Happy St Patrick's Day - Donegal and Stout
A Stout Donegal Tweed for Saint PatrickHappy Saint Patrick's Day to all our Irish readers, including those attending the Cheltenham Festival this week. Cheltenham must be the epicentre of global stout consumption right now.
Don't get too sentimental about the Emerald Isle today, a shamrock tattoo really isn't advisable. However, if your runners and riders are behaving as planned, why not consider splashing out your winnings on a few yards of True Donegal tweed from our Irish chums (ár gcairde go maith) Magee (1866) of Ireland. An Irish clothing company of great heritage, Magee has remained in the Temple family since 1900.
The True Donegal above and below is designed and woven in Magee's Donegal mill, the raw material washed in the river Eske — begorrah — which helps to give the lambswool a silky soft handle. True Donegal tweed has the flecked pattern we all know and love, reflecting the natural landscape of the area. The navy and cream pattern above is the first image of Donegal tweed that will come to mind, but wow is that lilac version below rather super.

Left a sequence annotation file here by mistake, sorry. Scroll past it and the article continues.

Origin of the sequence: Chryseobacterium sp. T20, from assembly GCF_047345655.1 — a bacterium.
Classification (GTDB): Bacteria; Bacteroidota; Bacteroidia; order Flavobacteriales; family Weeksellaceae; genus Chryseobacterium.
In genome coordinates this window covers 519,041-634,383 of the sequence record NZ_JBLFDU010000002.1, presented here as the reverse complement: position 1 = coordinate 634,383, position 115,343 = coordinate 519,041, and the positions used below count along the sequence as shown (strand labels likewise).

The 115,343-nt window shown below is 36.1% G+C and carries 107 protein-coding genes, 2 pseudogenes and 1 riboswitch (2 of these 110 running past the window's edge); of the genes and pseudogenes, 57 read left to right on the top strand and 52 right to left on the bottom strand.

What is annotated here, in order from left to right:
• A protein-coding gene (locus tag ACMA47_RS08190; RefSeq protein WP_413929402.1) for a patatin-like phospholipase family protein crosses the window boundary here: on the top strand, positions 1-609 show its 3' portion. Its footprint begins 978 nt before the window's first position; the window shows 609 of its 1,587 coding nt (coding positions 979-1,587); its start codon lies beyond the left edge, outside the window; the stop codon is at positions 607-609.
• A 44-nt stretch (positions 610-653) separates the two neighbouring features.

You will probably need about four yards of this 13oz cloth to have enough for a suit and two pairs of trousers or three-piece suit with weskit. Oh go on then, have a little green shamrock sewn into the lining on the jacket.
To complete the picture, simply add a pint of stout. Something like O' Hara's Awarding Winning Irish Stout (top) from the Carlow Craft Brewery in County Carlow, Ireland. Carlow is committed to traditional brewing methods. They say that a combination of stout hops and roast barley gives their stout the coffee and liquorice zap we stout lovers crave. Don't worry if you get a drop on the tweed. Though soft, it is robust enough enough to take a spill. (Tip: Quickly trying to suck split beer out of tweed is a natural reaction, though not advisable. Best to pat the spillage with a cloth.)